Maryland's bald eagle population has soared to its highest point in two decades, the state Department of Natural Resources said this week.
Scientists who conducted aerial surveys this spring spotted 260 nesting pairs of the national bird, mostly along the shores of the Chesapeake Bay and its tributaries. That's a 12 percent increase since August and more than six times the number scientists found in 1977, the first year the department conducted its survey.
In addition, an estimated 368 young eagles were being cared for in those nests, which is another record, state officials said.
"The continued recovery of this once-endangered species would not be possible without land preservation, critical areas protection and Chesapeake Bay restoration efforts," John R. Griffin, state secretary of natural resources, said in a statement.
Scientists estimate there were 600 nesting pairs of bald eagles in Maryland in the 1930s, based on a National Audubon Society survey. The number plummeted to 41 pairs in 1977, when the DNR began keeping records, mainly because of DDT and other pesticides.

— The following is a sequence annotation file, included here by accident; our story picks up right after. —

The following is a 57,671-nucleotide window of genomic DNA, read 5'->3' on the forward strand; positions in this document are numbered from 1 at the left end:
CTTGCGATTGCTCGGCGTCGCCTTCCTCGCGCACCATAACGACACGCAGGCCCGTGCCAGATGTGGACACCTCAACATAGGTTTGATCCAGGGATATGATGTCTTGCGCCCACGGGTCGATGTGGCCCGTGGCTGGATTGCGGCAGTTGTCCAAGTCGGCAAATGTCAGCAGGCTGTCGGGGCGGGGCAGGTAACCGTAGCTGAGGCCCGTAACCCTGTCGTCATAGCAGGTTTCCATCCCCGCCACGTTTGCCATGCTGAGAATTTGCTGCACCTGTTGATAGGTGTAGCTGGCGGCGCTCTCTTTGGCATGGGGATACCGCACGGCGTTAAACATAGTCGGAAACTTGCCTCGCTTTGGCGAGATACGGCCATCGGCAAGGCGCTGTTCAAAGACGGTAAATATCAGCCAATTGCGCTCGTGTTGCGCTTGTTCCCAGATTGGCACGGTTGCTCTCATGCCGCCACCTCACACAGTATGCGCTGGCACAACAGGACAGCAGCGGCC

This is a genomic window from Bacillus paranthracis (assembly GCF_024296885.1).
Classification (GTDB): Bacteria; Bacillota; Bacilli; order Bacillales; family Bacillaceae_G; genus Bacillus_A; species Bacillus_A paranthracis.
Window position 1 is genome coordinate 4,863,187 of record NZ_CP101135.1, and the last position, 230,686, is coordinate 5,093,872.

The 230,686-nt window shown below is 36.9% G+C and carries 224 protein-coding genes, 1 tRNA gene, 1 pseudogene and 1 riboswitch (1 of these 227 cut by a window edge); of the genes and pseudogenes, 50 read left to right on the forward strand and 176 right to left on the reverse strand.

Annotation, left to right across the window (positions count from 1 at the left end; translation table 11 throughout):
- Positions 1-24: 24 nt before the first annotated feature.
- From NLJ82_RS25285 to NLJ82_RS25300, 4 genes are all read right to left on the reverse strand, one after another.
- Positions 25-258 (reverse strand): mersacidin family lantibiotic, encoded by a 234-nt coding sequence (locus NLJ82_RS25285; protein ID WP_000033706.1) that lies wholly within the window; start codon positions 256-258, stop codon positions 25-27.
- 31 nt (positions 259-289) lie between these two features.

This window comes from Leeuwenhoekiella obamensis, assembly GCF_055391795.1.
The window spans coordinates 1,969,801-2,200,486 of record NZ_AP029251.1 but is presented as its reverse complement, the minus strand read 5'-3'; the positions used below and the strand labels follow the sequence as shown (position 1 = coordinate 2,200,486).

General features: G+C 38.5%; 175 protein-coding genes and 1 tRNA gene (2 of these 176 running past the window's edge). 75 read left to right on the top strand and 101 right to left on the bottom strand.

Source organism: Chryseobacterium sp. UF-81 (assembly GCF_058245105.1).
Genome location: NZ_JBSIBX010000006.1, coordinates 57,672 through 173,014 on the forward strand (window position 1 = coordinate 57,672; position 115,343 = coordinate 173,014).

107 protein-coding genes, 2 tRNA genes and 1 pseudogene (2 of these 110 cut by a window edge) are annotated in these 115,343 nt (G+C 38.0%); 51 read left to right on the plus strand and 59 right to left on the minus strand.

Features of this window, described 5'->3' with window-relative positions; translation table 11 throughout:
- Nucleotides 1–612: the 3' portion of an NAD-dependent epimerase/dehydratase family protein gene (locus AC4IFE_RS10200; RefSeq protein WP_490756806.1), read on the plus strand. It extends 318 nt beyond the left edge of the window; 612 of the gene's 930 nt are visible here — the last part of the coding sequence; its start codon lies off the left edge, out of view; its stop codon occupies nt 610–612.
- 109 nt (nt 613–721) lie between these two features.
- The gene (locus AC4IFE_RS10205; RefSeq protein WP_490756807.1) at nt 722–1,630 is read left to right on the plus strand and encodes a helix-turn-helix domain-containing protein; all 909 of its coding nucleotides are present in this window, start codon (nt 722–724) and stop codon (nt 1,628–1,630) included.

"That wasn't the only cause, but it was the major cause," Glenn Therres, the DNR's eagle biologist, said yesterday.
The eagles also suffered from the loss of much of their habitat and their prey as the human population grew.
They began their comeback after the U.S. Environmental Protection Agency banned the use of DDT in 1972 and the DNR moved to protect the eagle, Therres said.
State scientists found the eagles in 19 Maryland counties, including the first nest in Frederick County since the birds were declared endangered in 1967. Dorchester County had the most nesting pairs, with 58, followed by Charles County with 37.
Pub Date: 6/10/99